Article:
Appraisers signing off catch-all certification…
When we crafted the language in the AMC Act back in 2011-2012, we followed what most every other state included insofar as indemnification was concerned.
(225 ILCS 459/165) Sec. 165. Prohibited activities.
(8) Requiring an appraiser to sign any sort of indemnification agreement that would require the appraiser to defend and hold harmless the appraisal management company or any of its agents, employees, or independent contractors for any liability, damage, losses, or claims arising out of the services performed by the appraisal management company or its agents, employees, or independent contractors and not the services performed by the appraiser.
Everyone seemed to understand what this meant.
Appraisers and AMCs correctly understood it to mean that an appraiser could not be required to take a liability hit for things that the AMC might do, that was beyond the control of the appraiser. Easy. Right? Most indemnification clauses in AMC contracts go something like this:
“Vendor (appraiser) will indemnify and defend the AMC, its subsidiaries, and affiliates and their respective officers, employees and directors, and hold them harmless from any and all claims, demands, liabilities, losses, costs and damages, including without limitation, court costs and reasonable attorney’s fees for: personal omissions, injury, property damage…arising out of the Vendor’s personal or personnel acts…”
The key to this language is holding the AMC harmless as to what the appraiser or the appraiser’s employee does. Meaning…if you knock over the homeowner’s priceless flower vase on an inspection…that’s on you. That’s fair. However, I still see appraisers signing off on similar catch-all certifications:
“I will adhere to the Dodd-Frank Act, Appraiser Independence Requirements (AIR), Uniform Standards of Professional Appraisal Practice and/or FNMA, FHLMC, FHA Appraisal Standards, existing on the effective date of the appraisal, as applicable. I will comply with all federal, state and local laws and regulations.”
First, the Dodd-Frank Act (DFA) is not another burden for appraisers. It is the responsibility of the AMC to comply; not the appraiser. Next, AIR is meant for AMC compliance; again, not for the appraiser.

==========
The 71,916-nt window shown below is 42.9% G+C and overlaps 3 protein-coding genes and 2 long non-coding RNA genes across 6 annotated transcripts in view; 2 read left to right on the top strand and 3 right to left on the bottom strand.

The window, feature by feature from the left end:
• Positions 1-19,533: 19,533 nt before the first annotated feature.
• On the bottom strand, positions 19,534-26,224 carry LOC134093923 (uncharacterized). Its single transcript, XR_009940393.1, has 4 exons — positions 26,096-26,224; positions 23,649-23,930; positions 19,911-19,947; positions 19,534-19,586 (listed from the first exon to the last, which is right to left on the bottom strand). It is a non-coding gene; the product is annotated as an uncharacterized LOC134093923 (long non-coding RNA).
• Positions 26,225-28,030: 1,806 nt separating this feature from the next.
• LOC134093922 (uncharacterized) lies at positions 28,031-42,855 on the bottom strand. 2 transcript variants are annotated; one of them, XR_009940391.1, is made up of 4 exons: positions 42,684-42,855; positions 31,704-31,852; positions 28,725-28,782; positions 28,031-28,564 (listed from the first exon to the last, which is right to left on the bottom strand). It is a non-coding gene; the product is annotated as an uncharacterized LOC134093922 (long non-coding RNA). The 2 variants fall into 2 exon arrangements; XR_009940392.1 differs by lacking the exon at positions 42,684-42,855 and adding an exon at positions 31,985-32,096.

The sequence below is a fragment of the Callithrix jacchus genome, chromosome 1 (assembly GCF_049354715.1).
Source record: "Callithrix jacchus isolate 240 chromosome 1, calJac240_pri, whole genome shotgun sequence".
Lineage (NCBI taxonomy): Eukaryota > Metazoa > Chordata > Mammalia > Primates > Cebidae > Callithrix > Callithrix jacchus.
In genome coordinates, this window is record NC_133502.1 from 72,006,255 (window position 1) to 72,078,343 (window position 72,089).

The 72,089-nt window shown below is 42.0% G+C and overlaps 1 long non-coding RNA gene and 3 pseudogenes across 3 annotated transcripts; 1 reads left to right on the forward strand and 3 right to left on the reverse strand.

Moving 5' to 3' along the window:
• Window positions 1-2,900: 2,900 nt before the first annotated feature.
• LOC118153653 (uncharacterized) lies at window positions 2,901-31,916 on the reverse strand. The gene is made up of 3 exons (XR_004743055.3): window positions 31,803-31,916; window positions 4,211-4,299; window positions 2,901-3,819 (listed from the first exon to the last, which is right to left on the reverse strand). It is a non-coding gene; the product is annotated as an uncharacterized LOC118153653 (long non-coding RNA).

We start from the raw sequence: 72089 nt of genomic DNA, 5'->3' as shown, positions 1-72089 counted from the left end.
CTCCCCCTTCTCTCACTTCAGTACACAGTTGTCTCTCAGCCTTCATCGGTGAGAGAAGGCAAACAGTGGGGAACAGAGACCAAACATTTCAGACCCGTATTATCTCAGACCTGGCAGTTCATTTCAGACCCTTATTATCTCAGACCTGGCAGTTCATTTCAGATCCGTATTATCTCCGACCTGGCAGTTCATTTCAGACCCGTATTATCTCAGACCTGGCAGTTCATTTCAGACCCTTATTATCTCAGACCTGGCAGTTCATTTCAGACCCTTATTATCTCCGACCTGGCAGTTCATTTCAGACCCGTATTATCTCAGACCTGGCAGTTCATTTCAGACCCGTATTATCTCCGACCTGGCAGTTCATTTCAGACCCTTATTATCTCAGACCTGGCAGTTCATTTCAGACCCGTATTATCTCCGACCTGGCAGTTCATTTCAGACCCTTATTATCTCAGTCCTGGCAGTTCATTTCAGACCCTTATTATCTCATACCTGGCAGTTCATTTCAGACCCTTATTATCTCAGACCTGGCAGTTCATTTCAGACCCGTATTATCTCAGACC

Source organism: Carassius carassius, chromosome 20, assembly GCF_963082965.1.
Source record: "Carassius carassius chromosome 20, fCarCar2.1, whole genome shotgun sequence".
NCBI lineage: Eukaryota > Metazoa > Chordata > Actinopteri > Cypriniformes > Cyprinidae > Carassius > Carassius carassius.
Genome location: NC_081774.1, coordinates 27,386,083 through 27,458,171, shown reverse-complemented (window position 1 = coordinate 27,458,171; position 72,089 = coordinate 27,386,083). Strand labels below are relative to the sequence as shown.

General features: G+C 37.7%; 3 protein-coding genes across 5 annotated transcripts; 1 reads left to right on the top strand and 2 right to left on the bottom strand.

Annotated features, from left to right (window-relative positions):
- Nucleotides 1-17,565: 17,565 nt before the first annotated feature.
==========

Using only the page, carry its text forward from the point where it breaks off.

There is absolutely no reason for AMCs to offer this in an attempt to offload their singular responsibilities onto an appraiser with this language, or anything like it. If AMCs want to attach a certification that they are in compliance with AIR…then they are free to do so. This is not something that an appraiser signs. Ever.
Next, AMCs are already under the singular obligation, by every state, to employ or contract with appraisers who adhere to USPAP.
In Illinois, AMCs, as a condition of registration must certify to four points.
(225 ILCS 459/40) Sec. 40. Qualifications for registration.
(a) The Department may issue a certification of registration to practice under this Act to any applicant who applies to the Department on forms provided by the Department, pays the required
non-refundable fee, and who provides the following:
(6) a certification that the applicant will utilize Illinois licensed appraisers to provide appraisal services within the State of Illinois;
(7) a certification that the applicant has a system in place utilizing a licensed Illinois appraiser to review the work of all employed and independent appraisers that are performing real estate appraisal services in Illinois for the appraisal management company on a periodic basis, except for a quality control review, to verify that the real estate appraisal assignments are being conducted in accordance with USPAP;
(8) a certification that the applicant maintains a detailed record of each service request that it receives and the independent appraiser that performs the real estate appraisal services for the appraisal management company;
(9) a certification that the employees of the appraisal management company working on behalf of the appraisal management company directly involved in providing appraisal management services, will be appropriately trained and familiar with the appraisal process to completely provide appraisal management services;
None of these can be waived or dumped on their panel in the form of an indemnification, which is exactly what that DFA/AIR appraiser certification language is trying to do.
AMCs need to remove that language, immediately. If not, they are in violation of Section 165.
To assure that AMCs are in compliance with this along with the four required certifications, we will be conducting an audit of their engagements and contracts beginning in October.
By Brian Weaver, Coordinator Editor of IllinoisAppraiser, Appraisal Management Company Coordinator for the Illinois Department of Financial and Professional Regulation (IDFPR)
Source Illinois Appraiser Newsletters – Volume 9, Issue 2 – October 2016